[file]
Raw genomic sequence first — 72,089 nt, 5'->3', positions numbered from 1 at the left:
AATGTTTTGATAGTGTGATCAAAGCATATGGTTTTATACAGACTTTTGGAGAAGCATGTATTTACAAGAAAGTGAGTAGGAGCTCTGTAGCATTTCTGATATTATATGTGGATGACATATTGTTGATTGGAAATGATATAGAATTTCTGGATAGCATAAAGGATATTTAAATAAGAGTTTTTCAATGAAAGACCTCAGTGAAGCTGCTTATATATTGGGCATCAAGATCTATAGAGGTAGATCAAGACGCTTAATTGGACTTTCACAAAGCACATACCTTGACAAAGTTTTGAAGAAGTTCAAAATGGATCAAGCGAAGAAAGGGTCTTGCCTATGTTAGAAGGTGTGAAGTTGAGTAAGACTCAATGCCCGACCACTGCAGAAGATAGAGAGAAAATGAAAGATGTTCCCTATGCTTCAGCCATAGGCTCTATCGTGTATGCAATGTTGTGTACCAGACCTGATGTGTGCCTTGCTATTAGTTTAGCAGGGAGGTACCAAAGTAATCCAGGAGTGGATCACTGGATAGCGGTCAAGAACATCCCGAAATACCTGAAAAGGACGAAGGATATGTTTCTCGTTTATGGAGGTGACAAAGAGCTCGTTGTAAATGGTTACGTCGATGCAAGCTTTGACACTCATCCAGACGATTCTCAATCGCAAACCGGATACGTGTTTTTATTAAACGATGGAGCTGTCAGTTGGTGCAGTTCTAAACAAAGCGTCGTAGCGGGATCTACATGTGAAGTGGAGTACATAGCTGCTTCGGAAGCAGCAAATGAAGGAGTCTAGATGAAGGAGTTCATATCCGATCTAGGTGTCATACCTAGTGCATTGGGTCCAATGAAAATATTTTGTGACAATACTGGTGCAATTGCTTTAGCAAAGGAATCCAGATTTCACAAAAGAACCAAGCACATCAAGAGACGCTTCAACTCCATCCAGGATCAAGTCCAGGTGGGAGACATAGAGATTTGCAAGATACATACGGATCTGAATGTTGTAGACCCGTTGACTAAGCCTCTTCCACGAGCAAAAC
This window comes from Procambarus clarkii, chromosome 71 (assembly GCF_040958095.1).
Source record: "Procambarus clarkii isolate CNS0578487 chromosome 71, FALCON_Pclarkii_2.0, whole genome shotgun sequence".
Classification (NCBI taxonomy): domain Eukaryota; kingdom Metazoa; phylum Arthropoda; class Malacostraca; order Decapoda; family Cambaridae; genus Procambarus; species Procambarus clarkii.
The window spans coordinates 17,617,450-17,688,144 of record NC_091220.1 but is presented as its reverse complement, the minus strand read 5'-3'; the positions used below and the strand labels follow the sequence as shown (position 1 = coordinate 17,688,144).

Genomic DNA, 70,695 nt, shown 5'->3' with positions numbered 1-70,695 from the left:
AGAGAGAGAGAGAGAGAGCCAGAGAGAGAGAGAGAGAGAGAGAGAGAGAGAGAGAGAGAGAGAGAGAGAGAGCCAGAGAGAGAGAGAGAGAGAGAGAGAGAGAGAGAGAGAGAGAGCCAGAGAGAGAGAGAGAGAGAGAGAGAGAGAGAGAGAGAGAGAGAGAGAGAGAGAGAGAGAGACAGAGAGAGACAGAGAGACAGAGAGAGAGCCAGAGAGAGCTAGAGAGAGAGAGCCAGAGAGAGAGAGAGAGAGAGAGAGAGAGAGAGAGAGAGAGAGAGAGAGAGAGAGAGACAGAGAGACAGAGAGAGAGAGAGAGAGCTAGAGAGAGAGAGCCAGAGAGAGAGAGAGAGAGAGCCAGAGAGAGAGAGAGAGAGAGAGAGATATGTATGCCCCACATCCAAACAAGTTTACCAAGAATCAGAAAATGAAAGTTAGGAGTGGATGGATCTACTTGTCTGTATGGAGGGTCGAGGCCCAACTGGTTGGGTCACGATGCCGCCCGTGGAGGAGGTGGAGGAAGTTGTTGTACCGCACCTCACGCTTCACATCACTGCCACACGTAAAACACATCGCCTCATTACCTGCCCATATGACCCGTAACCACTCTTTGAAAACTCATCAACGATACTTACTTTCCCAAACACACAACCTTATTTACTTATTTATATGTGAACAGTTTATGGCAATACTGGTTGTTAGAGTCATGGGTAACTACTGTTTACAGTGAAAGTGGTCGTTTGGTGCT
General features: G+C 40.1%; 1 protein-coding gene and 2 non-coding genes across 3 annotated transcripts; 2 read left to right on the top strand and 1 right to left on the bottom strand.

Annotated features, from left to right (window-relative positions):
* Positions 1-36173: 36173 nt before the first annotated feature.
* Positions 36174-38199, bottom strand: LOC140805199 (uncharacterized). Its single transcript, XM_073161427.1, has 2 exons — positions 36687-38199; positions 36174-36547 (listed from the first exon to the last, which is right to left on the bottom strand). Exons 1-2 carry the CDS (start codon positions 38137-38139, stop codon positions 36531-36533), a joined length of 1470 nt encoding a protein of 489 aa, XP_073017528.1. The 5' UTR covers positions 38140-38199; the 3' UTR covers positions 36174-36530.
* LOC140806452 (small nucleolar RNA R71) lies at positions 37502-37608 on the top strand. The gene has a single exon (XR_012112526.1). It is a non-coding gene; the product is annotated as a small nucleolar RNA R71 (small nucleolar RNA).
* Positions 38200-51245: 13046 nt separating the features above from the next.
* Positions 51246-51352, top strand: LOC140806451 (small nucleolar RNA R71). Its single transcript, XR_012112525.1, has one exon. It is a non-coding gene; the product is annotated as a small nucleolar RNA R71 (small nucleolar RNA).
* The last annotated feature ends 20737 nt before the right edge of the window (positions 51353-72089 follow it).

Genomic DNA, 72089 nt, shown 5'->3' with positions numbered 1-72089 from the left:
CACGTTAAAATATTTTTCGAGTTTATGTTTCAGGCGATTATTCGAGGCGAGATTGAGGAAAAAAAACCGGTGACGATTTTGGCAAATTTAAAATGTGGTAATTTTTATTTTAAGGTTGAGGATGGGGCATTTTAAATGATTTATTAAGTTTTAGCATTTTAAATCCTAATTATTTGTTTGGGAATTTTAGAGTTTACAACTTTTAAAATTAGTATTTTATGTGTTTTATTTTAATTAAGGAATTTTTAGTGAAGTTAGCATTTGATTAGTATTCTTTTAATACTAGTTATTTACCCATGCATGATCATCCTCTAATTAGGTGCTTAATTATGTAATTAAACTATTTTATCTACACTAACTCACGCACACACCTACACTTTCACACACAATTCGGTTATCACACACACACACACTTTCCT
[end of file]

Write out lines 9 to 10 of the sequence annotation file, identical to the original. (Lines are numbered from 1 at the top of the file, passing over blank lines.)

General features: G+C 40.1%; 1 protein-coding gene and 2 non-coding genes across 3 annotated transcripts; 2 read left to right on the top strand and 1 right to left on the bottom strand.

Annotated features, from left to right (window-relative positions):